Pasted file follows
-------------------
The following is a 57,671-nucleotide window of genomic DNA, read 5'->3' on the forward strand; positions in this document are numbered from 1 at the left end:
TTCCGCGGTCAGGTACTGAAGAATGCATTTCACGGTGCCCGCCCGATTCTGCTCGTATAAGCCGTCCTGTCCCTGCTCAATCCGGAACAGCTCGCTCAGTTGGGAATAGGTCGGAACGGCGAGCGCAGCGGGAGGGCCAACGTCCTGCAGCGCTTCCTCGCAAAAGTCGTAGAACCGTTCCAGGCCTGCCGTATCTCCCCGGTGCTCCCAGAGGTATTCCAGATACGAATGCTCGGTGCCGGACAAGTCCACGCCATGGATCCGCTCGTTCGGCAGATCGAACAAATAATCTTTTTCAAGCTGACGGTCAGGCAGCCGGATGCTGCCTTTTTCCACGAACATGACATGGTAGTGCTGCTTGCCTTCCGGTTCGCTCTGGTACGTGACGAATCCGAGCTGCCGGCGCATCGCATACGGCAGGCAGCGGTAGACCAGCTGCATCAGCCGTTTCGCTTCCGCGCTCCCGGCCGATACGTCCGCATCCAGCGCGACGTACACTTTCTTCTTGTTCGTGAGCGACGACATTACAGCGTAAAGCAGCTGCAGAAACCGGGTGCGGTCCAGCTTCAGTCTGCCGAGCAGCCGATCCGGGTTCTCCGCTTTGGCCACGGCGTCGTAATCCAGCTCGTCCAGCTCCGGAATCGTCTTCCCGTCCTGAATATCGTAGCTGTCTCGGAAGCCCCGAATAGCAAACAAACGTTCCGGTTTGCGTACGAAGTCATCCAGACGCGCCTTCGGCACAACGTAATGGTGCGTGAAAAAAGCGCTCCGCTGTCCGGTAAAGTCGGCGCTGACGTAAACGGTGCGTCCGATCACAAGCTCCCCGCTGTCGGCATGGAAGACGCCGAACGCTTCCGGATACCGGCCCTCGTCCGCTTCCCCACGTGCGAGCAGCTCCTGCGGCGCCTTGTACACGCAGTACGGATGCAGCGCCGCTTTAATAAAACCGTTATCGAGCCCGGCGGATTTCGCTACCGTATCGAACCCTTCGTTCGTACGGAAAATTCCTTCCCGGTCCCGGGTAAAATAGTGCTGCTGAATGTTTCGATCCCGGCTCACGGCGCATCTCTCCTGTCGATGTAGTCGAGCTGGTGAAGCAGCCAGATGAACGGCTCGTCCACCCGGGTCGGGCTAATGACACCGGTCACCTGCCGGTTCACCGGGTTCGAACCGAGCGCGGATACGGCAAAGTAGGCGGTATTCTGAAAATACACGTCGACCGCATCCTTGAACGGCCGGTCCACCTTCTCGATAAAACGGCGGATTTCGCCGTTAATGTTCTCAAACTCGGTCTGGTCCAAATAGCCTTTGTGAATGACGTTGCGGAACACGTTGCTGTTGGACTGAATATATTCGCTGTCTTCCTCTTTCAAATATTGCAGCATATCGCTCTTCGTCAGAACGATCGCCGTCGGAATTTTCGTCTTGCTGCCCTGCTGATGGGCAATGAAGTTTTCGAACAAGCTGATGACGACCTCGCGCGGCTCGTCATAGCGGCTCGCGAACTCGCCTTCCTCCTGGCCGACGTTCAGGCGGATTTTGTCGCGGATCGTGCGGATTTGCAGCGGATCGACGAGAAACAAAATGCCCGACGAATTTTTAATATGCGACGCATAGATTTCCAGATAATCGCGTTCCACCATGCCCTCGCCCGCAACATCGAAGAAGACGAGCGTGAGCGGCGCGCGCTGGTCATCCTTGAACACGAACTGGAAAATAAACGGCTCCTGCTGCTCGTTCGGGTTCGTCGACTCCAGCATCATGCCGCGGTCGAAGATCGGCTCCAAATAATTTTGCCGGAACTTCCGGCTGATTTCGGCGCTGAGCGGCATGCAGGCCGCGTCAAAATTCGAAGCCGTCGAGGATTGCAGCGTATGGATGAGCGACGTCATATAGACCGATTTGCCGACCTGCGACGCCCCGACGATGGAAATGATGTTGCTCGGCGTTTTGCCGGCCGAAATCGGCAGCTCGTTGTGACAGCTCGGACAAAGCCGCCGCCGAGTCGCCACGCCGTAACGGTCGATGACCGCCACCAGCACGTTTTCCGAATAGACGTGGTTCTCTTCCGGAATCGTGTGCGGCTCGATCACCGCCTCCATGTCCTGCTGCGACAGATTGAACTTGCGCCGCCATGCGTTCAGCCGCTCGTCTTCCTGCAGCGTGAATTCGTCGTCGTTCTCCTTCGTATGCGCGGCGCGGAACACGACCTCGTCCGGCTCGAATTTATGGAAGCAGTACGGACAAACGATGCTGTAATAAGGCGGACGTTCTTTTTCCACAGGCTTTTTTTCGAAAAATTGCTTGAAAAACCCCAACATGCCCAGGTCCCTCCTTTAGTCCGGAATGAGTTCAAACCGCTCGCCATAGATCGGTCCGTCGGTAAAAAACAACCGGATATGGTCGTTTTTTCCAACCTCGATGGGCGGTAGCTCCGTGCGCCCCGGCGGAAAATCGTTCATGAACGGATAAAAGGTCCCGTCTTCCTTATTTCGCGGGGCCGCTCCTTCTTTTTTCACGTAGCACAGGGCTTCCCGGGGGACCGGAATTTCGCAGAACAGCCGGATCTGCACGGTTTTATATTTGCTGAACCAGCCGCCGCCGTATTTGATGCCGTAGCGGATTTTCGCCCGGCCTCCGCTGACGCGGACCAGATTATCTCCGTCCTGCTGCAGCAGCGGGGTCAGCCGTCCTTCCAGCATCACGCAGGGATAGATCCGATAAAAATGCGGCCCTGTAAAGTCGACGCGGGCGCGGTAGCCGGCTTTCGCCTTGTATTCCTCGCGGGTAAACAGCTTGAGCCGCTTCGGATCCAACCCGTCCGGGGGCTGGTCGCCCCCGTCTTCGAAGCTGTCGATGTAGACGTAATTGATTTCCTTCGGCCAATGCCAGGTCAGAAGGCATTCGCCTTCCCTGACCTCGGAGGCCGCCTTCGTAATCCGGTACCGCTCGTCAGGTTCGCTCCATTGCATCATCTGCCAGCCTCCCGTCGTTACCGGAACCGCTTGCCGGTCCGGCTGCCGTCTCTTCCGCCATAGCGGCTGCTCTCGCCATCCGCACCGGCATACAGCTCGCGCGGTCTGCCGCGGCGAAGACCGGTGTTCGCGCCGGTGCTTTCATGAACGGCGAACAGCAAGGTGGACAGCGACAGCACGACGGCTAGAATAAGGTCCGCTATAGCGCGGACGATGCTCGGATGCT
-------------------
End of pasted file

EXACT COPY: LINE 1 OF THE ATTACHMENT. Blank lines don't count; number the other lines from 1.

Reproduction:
The following is a 57,671-nucleotide window of genomic DNA, read 5'->3' on the forward strand; positions in this document are numbered from 1 at the left end: